By Mike Mount
The author of the controversial but yet-to-be-published book, "No Easy Day: The Firsthand Account of the Mission That Killed Osama Bin Laden," wrote it under the pseudonym Mark Owen.
The book's publisher said the special operations forces team member did not want to reveal his name to protect himself and his family.
But only a day after a New York Times first reported the book was coming out, Fox News reported the author's real name on its website and posted photos of him in combat gear.
By CNN's Shawna Shepherd
During a visit to the Fort Bragg area Thursday, vice presidential hopeful Rep. Paul Ryan said President Barack Obama needs to come up with a budget agreement or else North Carolina's defense industry and one of the nation's largest military populations will be threatened.
The House Budget Committee chairman - along with other Republicans - voted for the original debt ceiling deal that led to the current stalemate. The policy came about after a congressional "super committee" failed to reach a deficit-reduction plan last year. Months earlier, Congress had voted to implement the cuts if the super committee didn't ultimately find an agreement.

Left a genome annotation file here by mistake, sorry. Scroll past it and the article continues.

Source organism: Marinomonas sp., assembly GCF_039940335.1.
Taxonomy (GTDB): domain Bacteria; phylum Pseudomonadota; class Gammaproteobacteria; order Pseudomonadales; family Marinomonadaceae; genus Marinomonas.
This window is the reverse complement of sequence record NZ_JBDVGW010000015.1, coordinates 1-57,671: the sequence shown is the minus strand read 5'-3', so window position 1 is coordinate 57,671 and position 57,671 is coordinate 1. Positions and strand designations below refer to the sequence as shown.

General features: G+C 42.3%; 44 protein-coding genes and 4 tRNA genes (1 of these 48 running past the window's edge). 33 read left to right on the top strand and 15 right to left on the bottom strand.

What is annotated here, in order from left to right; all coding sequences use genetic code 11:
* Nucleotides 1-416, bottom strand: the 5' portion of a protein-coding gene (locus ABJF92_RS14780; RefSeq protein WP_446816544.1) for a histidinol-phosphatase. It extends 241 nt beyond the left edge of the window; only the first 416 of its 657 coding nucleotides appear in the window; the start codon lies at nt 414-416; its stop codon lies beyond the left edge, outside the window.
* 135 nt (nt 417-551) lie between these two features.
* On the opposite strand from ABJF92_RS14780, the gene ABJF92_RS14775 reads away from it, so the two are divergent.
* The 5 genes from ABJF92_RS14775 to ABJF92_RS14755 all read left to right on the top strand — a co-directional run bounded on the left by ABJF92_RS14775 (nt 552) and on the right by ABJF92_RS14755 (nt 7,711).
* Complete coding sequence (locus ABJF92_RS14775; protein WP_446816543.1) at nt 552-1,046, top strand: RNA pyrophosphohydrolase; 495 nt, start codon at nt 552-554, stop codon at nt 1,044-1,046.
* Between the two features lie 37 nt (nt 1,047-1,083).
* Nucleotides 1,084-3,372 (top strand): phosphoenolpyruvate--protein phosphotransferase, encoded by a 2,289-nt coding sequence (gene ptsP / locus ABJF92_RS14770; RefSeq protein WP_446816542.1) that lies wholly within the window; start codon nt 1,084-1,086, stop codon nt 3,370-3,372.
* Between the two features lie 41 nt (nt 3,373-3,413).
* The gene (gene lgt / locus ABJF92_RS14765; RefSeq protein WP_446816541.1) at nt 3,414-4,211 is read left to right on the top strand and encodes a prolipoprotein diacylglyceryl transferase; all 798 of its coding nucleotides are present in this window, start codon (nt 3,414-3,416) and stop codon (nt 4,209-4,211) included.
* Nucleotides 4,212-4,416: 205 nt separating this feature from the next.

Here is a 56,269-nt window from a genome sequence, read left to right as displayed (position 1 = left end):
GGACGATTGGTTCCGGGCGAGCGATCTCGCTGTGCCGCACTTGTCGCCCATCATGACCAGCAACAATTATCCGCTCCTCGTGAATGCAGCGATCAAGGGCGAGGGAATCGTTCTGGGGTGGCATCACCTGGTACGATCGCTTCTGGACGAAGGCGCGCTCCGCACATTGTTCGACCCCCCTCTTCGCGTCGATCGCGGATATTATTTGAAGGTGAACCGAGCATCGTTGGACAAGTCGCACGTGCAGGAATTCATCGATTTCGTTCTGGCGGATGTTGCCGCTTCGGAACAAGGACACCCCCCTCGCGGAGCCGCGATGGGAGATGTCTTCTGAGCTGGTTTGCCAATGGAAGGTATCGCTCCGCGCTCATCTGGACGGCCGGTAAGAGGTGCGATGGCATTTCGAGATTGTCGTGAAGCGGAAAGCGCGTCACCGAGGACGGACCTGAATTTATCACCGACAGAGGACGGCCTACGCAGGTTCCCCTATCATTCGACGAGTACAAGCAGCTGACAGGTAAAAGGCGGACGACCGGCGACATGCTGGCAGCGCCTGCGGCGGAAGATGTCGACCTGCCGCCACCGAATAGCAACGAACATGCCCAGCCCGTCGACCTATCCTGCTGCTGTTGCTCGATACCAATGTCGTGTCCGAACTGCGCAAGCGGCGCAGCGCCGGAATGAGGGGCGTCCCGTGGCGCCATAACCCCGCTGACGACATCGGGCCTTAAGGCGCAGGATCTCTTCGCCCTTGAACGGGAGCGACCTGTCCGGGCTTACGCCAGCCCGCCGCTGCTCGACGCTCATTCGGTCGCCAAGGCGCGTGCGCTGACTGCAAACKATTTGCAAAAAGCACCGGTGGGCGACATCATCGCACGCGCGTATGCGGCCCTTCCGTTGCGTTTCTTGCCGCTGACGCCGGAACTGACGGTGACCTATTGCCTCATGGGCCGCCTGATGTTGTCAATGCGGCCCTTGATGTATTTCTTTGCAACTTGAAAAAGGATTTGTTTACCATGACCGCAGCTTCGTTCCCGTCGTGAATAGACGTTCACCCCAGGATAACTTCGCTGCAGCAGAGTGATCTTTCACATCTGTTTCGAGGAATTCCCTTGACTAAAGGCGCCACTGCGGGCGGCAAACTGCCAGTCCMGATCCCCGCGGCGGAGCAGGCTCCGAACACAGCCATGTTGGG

"And so the House has already passed, as well as the Senate, which has now been finally signed into law, bipartisan legislation saying put up or shut up. The president needs to show us how he plans on putting this in place, if he is not going to help us pass legislation preventing it in the first place, so we're now waiting for that answer," Ryan said.
By Mike Mount
About 25% of attacks by Afghan security forces against U.S. and other allied troops in Afghanistan come from Taliban infiltrators, a much higher number than the 10% the Pentagon had estimated, the top NATO commander in Afghanistan said Thursday.
U.S. Gen, John Allen, the chief commander of the International Security and Assistance Force, spoke to reporters Thursday at the Pentagon by video teleconference. He said that by his estimation, a quarter of the "green-on-blue," or "insider" attacks were insurgency-based. But he could not dismiss a Pentagon review that had said only about 10% were by Taliban forces that had sneaked into Afghan military and police ranks.
"This still requires a lot of analysis," he said. "So if it's just pure Taliban infiltration, that is one number. If you add to that impersonation the potential that someone is pulling the trigger because the Taliban have coerced the family members, that's a different number," he said.